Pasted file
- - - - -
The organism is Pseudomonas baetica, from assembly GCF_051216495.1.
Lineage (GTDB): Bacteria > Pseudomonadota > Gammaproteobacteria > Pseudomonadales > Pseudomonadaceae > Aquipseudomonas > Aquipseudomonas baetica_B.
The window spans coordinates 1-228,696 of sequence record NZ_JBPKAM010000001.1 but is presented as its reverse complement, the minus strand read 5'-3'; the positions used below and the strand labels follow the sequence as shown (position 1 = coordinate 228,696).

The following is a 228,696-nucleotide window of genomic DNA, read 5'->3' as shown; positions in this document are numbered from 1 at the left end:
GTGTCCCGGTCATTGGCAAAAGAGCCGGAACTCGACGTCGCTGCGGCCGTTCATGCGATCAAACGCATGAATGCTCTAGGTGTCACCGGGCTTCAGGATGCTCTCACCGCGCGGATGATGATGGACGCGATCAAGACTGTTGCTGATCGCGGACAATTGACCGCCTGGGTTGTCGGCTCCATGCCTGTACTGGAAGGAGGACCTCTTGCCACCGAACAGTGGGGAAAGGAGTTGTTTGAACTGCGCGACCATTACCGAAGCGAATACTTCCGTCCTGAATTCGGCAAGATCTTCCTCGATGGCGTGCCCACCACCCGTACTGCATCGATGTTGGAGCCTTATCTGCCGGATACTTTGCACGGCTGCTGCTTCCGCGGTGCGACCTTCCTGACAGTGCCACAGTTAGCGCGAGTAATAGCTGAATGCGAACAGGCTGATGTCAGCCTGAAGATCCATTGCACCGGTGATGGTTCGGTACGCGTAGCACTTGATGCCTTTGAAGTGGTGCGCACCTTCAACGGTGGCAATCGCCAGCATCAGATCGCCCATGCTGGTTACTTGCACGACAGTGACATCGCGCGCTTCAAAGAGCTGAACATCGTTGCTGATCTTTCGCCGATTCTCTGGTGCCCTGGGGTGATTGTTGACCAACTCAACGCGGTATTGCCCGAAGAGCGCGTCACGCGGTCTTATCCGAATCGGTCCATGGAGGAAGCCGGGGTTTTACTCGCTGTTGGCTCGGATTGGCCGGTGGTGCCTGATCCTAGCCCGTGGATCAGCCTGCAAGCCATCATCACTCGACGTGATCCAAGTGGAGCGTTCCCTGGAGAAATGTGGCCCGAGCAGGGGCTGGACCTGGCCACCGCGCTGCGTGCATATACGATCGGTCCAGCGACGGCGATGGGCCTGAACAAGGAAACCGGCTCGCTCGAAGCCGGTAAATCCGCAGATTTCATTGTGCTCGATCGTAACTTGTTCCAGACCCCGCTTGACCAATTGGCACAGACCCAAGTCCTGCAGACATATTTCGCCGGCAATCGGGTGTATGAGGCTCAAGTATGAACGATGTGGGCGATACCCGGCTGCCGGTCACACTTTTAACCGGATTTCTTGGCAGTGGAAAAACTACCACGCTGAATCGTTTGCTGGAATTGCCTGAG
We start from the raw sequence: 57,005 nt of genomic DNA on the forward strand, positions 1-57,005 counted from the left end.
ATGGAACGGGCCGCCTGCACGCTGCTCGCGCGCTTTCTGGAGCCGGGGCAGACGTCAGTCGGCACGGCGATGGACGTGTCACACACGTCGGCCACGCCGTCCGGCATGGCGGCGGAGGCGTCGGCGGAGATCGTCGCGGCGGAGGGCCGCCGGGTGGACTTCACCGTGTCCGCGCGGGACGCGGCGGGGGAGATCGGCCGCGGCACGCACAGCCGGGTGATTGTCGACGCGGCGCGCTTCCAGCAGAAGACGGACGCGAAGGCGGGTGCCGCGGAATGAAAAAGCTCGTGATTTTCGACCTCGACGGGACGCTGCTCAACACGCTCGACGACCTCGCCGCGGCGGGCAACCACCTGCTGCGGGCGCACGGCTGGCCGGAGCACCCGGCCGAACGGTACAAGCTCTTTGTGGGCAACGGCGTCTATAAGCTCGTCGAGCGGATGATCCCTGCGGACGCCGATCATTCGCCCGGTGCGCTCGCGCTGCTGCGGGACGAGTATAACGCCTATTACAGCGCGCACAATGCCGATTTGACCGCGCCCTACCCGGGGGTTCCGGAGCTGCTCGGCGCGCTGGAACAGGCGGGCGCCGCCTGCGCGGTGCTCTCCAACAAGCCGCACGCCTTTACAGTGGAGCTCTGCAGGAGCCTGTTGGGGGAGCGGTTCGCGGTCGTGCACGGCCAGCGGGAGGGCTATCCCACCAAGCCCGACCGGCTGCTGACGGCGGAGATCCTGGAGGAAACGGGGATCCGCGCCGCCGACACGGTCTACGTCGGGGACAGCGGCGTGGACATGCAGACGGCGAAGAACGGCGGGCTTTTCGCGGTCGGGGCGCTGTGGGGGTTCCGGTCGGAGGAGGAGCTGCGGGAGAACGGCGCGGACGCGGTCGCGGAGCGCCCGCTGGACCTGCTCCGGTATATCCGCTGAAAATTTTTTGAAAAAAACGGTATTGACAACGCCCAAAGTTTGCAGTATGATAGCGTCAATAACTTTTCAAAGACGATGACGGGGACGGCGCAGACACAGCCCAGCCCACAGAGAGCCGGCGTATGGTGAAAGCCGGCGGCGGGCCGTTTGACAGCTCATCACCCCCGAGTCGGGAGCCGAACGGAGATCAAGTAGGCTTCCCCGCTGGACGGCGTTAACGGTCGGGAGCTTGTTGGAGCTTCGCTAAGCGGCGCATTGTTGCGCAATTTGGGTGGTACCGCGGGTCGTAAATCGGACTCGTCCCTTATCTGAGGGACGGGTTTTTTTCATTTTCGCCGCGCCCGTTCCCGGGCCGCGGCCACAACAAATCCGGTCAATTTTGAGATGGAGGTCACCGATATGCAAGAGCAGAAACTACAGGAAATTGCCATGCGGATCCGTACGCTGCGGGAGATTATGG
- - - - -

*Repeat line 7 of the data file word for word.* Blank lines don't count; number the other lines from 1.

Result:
ATGGAACGGGCCGCCTGCACGCTGCTCGCGCGCTTTCTGGAGCCGGGGCAGACGTCAGTCGGCACGGCGATGGACGTGTCACACACGTCGGCCACGCCGTCCGGCATGGCGGCGGAGGCGTCGGCGGAGATCGTCGCGGCGGAGGGCCGCCGGGTGGACTTCACCGTGTCCGCGCGGGACGCGGCGGGGGAGATCGGCCGCGGCACGCACAGCCGGGTGATTGTCGACGCGGCGCGCTTCCAGCAGAAGACGGACGCGAAGGCGGGTGCCGCGGAATGAAAAAGCTCGTGATTTTCGACCTCGACGGGACGCTGCTCAACACGCTCGACGACCTCGCCGCGGCGGGCAACCACCTGCTGCGGGCGCACGGCTGGCCGGAGCACCCGGCCGAACGGTACAAGCTCTTTGTGGGCAACGGCGTCTATAAGCTCGTCGAGCGGATGATCCCTGCGGACGCCGATCATTCGCCCGGTGCGCTCGCGCTGCTGCGGGACGAGTATAACGCCTATTACAGCGCGCACAATGCCGATTTGACCGCGCCCTACCCGGGGGTTCCGGAGCTGCTCGGCGCGCTGGAACAGGCGGGCGCCGCCTGCGCGGTGCTCTCCAACAAGCCGCACGCCTTTACAGTGGAGCTCTGCAGGAGCCTGTTGGGGGAGCGGTTCGCGGTCGTGCACGGCCAGCGGGAGGGCTATCCCACCAAGCCCGACCGGCTGCTGACGGCGGAGATCCTGGAGGAAACGGGGATCCGCGCCGCCGACACGGTCTACGTCGGGGACAGCGGCGTGGACATGCAGACGGCGAAGAACGGCGGGCTTTTCGCGGTCGGGGCGCTGTGGGGGTTCCGGTCGGAGGAGGAGCTGCGGGAGAACGGCGCGGACGCGGTCGCGGAGCGCCCGCTGGACCTGCTCCGGTATATCCGCTGAAAATTTTTTGAAAAAAACGGTATTGACAACGCCCAAAGTTTGCAGTATGATAGCGTCAATAACTTTTCAAAGACGATGACGGGGACGGCGCAGACACAGCCCAGCCCACAGAGAGCCGGCGTATGGTGAAAGCCGGCGGCGGGCCGTTTGACAGCTCATCACCCCCGAGTCGGGAGCCGAACGGAGATCAAGTAGGCTTCCCCGCTGGACGGCGTTAACGGTCGGGAGCTTGTTGGAGCTTCGCTAAGCGGCGCATTGTTGCGCAATTTGGGTGGTACCGCGGGTCGTAAATCGGACTCGTCCCTTATCTGAGGGACGGGTTTTTTTCATTTTCGCCGCGCCCGTTCCCGGGCCGCGGCCACAACAAATCCGGTCAATTTTGAGATGGAGGTCACCGATATGCAAGAGCAGAAACTACAGGAAATTGCCATGCGGATCCGTACGCTGCGGGAGATTATGG